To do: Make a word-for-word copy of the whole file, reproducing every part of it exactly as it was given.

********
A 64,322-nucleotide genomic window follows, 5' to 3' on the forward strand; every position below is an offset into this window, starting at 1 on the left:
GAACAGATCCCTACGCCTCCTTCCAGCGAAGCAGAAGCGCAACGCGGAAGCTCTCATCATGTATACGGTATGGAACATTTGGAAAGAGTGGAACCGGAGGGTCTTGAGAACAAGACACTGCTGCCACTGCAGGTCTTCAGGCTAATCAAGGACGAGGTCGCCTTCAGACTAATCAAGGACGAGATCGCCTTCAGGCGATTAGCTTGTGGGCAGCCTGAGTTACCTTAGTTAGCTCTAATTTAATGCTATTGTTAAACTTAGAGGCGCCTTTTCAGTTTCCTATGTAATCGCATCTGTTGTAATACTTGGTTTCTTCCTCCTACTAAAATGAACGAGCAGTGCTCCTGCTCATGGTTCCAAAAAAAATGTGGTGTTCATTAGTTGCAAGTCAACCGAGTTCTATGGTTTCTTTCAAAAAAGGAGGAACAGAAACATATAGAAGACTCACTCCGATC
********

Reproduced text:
A 64,322-nucleotide genomic window follows, 5' to 3' on the forward strand; every position below is an offset into this window, starting at 1 on the left:
GAACAGATCCCTACGCCTCCTTCCAGCGAAGCAGAAGCGCAACGCGGAAGCTCTCATCATGTATACGGTATGGAACATTTGGAAAGAGTGGAACCGGAGGGTCTTGAGAACAAGACACTGCTGCCACTGCAGGTCTTCAGGCTAATCAAGGACGAGGTCGCCTTCAGACTAATCAAGGACGAGATCGCCTTCAGGCGATTAGCTTGTGGGCAGCCTGAGTTACCTTAGTTAGCTCTAATTTAATGCTATTGTTAAACTTAGAGGCGCCTTTTCAGTTTCCTATGTAATCGCATCTGTTGTAATACTTGGTTTCTTCCTCCTACTAAAATGAACGAGCAGTGCTCCTGCTCATGGTTCCAAAAAAAATGTGGTGTTCATTAGTTGCAAGTCAACCGAGTTCTATGGTTTCTTTCAAAAAAGGAGGAACAGAAACATATAGAAGACTCACTCCGATC